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Normal or extreme terrible 2's??

(8 Posts)
CharlieBoo Mon 06-Jun-11 15:16:18

My dd was 2 a couple of weeks ago, so I guess a lot of the issues we have are age related. Everything at the moment is a battle... From getting dressed, dinner time, getting in her car seat, doing her hair, generally doing anything you want/need her to do. I have to talk her into doing most things (which is exhausting and doesn't always work!) At home when we are together and she has one on one she is wonderful. However when she can't have her own way her reaction is a complete meltdown. I know a lot of this is normal but she's getting worse not better and I don't know what to do with her. When were out she is a nightmare. She will scream and cry until we give in and get her out of the buggy. When out she either runs off laughing, pulls things off the shelves in the shop, just chaos. I really need some coping strategies as I'm worn out. Leaving her in the buggy to cry doesn't work as she doesn't give in she will just cry and cry and I end up stressed and abandoning shopping trip. My mum has mentioned trying the naughty step for when she hits big brother (mostly to get his attention when he's ignoring her!) and for her general behaviour. Whatdo you think? She understand everything we say and her language is good.

We go on holiday on Friday to Majorca for a week and tbh I am dreading it. Our son was the most placid, beautifully natured toddler, we got lucky with him and I'm hoping that this behaviour from dd is typical of most 2 year olds......... Thanks x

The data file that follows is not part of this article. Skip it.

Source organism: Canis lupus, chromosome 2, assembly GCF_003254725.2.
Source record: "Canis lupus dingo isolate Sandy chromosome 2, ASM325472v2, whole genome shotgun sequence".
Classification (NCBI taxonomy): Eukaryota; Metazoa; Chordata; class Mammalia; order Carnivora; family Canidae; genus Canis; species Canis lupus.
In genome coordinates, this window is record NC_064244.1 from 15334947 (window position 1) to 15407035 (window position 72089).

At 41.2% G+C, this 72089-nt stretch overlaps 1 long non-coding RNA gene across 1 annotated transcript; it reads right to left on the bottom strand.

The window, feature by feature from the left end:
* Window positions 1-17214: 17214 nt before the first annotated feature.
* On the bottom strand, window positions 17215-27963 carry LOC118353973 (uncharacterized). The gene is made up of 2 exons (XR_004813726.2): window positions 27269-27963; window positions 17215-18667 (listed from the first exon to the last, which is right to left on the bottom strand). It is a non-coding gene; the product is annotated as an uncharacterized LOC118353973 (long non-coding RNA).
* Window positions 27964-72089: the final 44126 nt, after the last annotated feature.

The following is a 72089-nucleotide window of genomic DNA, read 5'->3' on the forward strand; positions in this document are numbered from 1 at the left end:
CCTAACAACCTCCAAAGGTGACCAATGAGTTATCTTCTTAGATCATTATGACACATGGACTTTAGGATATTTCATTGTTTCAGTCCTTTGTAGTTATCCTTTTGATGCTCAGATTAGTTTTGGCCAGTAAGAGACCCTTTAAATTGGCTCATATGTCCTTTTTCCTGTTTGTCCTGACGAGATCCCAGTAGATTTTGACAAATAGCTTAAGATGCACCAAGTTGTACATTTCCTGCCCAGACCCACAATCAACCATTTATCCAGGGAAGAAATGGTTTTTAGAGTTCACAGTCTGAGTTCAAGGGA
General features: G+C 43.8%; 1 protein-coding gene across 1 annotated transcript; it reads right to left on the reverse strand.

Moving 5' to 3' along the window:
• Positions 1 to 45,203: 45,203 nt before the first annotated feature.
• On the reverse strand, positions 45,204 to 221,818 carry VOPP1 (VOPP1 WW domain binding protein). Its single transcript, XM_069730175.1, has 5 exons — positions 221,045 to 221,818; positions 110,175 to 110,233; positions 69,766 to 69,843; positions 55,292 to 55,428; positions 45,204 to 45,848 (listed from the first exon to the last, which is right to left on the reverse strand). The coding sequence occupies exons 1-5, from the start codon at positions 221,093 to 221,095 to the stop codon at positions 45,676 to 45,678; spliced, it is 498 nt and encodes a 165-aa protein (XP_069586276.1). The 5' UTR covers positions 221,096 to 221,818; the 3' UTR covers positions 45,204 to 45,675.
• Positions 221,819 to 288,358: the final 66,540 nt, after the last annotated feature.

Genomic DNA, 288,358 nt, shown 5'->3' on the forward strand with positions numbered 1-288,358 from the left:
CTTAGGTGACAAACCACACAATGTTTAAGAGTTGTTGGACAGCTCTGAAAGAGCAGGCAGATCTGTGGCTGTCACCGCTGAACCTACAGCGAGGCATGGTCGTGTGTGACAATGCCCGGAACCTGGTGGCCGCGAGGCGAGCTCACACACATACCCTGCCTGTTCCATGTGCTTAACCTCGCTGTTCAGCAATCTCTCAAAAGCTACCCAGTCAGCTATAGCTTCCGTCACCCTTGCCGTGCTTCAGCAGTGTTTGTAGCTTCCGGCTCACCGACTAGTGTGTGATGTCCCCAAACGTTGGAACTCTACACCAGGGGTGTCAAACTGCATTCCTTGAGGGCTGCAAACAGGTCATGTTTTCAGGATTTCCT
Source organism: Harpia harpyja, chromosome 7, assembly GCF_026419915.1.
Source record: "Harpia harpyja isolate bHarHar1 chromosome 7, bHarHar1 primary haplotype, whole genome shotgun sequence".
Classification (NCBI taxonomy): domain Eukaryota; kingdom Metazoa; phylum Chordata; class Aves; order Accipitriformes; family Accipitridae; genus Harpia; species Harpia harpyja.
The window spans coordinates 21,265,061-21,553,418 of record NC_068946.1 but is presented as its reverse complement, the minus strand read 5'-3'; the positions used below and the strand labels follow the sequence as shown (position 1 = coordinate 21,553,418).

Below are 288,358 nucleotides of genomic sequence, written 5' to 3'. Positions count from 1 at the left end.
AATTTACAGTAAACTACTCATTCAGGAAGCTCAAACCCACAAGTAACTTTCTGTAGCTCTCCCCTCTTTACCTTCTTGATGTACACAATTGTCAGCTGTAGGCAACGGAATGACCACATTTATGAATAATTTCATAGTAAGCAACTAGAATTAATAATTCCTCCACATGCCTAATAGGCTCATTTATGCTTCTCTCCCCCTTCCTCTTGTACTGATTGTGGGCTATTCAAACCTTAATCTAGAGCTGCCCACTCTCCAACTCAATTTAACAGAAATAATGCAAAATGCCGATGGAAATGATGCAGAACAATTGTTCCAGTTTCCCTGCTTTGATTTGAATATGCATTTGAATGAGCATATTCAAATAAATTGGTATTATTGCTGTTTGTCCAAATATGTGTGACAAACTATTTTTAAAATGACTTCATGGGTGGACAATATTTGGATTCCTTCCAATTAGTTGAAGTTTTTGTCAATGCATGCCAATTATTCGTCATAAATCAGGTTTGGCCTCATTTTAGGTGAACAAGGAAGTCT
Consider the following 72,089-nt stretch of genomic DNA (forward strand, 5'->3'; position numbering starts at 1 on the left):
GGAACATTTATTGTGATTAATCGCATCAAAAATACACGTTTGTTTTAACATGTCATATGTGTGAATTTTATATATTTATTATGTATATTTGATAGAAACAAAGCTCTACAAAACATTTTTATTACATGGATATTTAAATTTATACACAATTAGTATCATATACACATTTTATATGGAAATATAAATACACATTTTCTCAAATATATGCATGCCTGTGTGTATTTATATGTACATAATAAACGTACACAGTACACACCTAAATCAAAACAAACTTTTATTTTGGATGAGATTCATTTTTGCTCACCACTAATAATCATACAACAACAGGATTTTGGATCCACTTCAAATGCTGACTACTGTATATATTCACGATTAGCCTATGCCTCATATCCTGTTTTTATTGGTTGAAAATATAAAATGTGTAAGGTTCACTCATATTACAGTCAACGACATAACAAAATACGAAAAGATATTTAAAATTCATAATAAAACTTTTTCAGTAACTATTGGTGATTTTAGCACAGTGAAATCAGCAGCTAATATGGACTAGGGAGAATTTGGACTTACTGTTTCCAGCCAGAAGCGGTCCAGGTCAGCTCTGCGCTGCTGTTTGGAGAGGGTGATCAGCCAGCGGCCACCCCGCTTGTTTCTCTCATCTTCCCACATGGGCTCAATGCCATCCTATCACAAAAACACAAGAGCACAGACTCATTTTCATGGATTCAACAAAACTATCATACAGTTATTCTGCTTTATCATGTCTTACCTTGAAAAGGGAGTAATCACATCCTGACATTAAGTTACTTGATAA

overmydeadbody Mon 06-Jun-11 15:27:12

She is probably just a very willful little girl, so within the range of normal, but you could probably try to difuse a lot of situations befoer they escalate to crying and screaming by choosing your battles (e.g leaving her hair unless she wants you to bruch it, letting her choose her clothes) and also by giving her choices before you go out e.g. "we are going to the shops, you will sit in your buggy while we get to the shops and then you can walk next to me OR stay in your buggy", so tell her your positive expectations of her (without mentioning the 'bad' behaviours) and then reward her instantly when she does what you asked her (with a chocolate button or just praise or a kiss or something, but it has to be an instant reward, like with a dog).

That might work. Children like to please. And it's easier for them to please if they know what you want them to do to make you happy.

I don't like the naughty step. I wouldn't use it. I would just remove her from the room every time she hits her brother, while giving her no attention or eye contact. She can come straight back in, and if she's then nice reward her again, instantly.

Hope that helps.

CharlieBoo Mon 06-Jun-11 15:38:13

Yes removing her from the room may be better than the naughty step. I'll try that. The problem with chocolate button is she wants the whole pack not just one! She is very wilfull and having a big brother who (6years old) can do so much more than her frustrates her. She is adorable, but I just need some ideas on how to manage her meltdowns... Thanks for the post

brettgirl2 Mon 06-Jun-11 20:21:48